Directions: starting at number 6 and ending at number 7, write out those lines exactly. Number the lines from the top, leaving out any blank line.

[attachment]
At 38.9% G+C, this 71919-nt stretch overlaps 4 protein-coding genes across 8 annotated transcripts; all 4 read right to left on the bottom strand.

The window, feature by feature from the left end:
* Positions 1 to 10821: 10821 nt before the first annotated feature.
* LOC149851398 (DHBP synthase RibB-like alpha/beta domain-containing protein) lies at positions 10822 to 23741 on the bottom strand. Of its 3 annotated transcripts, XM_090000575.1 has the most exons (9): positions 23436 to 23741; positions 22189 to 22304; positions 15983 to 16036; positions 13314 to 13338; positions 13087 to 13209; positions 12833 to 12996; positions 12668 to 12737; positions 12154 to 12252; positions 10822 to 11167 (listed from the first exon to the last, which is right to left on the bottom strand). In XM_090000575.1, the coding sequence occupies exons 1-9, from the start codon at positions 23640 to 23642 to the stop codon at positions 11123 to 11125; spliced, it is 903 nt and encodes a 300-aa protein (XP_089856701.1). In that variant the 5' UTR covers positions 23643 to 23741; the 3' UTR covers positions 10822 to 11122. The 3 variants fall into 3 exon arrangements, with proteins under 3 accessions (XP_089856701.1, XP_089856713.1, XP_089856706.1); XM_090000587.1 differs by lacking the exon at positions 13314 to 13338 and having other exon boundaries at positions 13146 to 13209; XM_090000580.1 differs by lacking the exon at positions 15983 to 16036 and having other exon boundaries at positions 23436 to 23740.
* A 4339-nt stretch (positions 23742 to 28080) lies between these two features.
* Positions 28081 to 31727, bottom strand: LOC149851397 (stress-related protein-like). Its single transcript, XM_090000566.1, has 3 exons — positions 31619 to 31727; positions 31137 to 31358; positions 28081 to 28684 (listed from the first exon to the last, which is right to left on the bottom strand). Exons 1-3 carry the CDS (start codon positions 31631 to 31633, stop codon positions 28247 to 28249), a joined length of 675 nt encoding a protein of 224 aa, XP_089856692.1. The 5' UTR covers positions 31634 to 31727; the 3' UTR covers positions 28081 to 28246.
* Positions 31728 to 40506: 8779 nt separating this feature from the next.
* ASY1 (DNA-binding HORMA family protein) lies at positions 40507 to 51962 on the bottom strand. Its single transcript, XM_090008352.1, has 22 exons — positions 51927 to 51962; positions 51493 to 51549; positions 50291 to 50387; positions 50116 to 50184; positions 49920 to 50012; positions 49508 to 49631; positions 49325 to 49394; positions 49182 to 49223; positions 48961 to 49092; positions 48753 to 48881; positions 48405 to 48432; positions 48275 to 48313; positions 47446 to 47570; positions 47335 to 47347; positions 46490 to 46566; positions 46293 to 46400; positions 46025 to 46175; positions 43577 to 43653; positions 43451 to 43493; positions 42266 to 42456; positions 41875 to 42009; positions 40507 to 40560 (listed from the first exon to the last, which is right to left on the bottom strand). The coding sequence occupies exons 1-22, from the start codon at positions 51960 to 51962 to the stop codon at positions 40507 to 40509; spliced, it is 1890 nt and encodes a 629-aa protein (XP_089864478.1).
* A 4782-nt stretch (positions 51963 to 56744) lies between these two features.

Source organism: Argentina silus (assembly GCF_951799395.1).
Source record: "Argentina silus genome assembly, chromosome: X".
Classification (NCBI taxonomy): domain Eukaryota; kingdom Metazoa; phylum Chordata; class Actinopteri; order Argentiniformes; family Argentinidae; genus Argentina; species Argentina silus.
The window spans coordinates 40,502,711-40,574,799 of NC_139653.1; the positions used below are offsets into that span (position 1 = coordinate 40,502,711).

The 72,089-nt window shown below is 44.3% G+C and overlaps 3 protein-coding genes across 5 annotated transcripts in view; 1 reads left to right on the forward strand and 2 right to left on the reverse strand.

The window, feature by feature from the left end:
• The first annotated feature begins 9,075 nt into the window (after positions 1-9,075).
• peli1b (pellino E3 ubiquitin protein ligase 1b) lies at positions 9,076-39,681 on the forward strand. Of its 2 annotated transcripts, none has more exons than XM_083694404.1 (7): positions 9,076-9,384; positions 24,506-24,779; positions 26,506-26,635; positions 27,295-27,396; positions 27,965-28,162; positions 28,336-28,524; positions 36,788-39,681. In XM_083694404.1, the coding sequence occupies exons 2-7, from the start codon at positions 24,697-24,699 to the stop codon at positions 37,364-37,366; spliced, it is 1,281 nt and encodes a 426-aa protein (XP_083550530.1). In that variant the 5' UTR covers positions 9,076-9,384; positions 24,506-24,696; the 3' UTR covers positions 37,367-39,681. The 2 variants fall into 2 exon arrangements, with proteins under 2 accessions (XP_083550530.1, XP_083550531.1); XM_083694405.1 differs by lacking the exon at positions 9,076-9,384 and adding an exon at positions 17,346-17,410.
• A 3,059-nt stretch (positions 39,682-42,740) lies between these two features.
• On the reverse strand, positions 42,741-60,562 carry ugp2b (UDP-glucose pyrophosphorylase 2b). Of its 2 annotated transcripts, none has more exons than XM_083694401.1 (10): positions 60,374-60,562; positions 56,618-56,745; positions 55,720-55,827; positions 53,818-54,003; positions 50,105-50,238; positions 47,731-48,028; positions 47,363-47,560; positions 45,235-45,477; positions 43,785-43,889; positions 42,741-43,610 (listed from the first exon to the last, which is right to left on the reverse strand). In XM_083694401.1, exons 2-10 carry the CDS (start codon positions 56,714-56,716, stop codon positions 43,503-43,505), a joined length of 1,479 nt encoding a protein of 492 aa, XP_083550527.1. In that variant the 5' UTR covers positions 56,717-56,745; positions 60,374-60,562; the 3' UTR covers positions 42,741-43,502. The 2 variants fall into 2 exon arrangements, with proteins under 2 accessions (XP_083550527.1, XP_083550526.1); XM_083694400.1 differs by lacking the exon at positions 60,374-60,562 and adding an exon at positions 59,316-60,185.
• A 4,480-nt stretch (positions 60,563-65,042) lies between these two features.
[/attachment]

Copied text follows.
* Positions 28081 to 31727, bottom strand: LOC149851397 (stress-related protein-like). Its single transcript, XM_090000566.1, has 3 exons — positions 31619 to 31727; positions 31137 to 31358; positions 28081 to 28684 (listed from the first exon to the last, which is right to left on the bottom strand). Exons 1-3 carry the CDS (start codon positions 31631 to 31633, stop codon positions 28247 to 28249), a joined length of 675 nt encoding a protein of 224 aa, XP_089856692.1. The 5' UTR covers positions 31634 to 31727; the 3' UTR covers positions 28081 to 28246.
* Positions 31728 to 40506: 8779 nt separating this feature from the next.